House Democrats and Senate Republicans may have attended similar classified briefings on election security Wednesday, but they left with opposite conclusions.

House Democrats expressed deep concerns about the White House’s ability to protect voting systems in 2020, drawing fresh scrutiny to the administration’s efforts to prevent foreign meddling in another election. But Senate Republicans said they had faith in the administration’s handling of the issue and saw no need for further legislation on election security.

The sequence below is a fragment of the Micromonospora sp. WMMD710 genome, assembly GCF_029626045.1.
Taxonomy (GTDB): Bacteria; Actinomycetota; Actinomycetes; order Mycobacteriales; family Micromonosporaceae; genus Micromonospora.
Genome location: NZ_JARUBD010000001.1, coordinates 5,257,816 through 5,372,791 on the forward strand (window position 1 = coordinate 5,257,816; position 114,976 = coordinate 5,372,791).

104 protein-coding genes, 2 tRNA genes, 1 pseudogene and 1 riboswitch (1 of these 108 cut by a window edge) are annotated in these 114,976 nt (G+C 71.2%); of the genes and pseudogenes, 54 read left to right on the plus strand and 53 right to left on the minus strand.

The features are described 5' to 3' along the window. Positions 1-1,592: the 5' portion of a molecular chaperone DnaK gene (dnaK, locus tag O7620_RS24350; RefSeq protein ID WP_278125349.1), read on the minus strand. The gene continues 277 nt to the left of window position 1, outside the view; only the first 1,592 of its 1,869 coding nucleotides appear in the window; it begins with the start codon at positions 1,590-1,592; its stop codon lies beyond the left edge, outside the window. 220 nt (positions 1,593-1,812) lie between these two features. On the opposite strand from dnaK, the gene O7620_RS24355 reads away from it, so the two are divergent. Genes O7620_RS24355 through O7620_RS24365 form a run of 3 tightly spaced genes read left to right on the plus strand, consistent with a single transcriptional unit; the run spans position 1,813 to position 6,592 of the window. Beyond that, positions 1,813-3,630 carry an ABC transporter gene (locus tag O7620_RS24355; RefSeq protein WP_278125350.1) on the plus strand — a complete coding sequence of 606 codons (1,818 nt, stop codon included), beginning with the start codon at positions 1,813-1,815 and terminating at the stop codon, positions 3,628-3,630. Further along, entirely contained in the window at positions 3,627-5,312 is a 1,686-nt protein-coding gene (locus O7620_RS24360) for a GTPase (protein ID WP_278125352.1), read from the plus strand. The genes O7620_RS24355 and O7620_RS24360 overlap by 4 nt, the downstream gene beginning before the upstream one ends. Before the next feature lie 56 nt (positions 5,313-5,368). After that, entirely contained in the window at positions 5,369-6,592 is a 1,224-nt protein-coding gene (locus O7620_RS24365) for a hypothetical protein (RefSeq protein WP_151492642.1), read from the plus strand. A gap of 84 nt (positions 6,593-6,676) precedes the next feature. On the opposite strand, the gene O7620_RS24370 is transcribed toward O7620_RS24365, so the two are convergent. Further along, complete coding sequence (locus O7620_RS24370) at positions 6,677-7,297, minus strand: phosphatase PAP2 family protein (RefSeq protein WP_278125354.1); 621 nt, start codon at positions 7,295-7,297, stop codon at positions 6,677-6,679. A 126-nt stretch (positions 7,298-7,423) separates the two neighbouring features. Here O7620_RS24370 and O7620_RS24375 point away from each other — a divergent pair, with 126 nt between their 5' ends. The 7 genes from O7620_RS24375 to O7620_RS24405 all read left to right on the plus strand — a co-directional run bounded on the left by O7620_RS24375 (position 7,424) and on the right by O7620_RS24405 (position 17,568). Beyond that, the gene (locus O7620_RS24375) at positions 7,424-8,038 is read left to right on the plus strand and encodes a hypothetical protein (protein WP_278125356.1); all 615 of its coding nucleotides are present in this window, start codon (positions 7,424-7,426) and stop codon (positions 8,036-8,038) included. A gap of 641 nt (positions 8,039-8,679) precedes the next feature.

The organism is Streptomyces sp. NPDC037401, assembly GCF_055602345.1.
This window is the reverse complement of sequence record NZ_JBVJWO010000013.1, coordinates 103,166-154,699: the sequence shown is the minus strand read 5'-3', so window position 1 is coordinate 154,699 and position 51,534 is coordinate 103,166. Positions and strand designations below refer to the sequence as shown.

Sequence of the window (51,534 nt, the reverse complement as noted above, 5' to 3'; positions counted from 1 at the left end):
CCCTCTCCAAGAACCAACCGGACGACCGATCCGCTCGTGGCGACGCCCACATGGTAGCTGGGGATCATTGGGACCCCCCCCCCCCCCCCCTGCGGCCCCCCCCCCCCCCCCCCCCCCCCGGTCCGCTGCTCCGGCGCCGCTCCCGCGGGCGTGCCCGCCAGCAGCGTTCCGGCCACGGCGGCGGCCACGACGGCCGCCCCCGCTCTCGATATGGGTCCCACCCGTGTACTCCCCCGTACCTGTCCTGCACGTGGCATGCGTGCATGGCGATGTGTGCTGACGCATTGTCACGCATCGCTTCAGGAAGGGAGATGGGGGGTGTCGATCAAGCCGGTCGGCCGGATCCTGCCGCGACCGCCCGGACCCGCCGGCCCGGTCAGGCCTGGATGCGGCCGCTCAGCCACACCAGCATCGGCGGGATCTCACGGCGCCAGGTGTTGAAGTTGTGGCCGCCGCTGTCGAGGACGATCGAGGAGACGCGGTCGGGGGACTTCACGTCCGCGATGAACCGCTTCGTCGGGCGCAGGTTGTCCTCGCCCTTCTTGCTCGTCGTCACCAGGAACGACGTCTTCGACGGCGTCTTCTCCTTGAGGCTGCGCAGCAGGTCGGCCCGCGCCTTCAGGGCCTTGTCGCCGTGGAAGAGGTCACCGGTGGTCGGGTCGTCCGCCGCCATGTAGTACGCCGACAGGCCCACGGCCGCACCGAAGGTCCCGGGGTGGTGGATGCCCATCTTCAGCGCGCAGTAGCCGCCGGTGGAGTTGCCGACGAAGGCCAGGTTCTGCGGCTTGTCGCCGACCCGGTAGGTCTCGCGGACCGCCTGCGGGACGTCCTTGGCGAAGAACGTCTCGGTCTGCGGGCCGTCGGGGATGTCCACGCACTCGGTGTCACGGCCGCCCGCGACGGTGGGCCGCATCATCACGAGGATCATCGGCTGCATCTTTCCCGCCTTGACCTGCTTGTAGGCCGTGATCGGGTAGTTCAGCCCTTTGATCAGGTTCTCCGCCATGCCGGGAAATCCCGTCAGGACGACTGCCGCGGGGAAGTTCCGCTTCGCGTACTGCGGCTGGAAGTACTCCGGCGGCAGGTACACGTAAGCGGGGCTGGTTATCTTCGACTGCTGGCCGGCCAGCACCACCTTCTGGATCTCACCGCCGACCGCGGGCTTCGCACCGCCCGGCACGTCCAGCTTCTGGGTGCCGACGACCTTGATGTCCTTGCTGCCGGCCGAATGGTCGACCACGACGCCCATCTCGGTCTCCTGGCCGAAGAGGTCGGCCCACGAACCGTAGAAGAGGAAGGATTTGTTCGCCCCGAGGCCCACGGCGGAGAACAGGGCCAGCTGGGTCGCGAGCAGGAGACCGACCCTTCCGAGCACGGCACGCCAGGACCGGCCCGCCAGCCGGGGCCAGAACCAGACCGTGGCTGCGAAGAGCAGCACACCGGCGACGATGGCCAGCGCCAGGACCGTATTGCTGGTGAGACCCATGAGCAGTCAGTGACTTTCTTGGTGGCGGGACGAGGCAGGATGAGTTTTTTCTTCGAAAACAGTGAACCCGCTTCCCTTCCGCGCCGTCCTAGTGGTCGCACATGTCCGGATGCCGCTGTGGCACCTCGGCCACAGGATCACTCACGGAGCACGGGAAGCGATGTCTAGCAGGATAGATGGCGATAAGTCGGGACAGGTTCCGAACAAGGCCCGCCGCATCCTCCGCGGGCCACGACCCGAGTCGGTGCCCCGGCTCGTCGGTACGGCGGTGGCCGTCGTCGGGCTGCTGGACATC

The divergent reactions suggests that while both parties acknowledge the role of Russian interference in the 2016 election, detailed in former special counsel Robert Mueller’s report this spring, Congress is unlikely to take any further legislative action.

Leaving the hour-long House briefing, several senior Democrats said they still had key questions about the Trump administration’s work ahead of next November’s election, including which agency is leading the effort to combat foreign interference.

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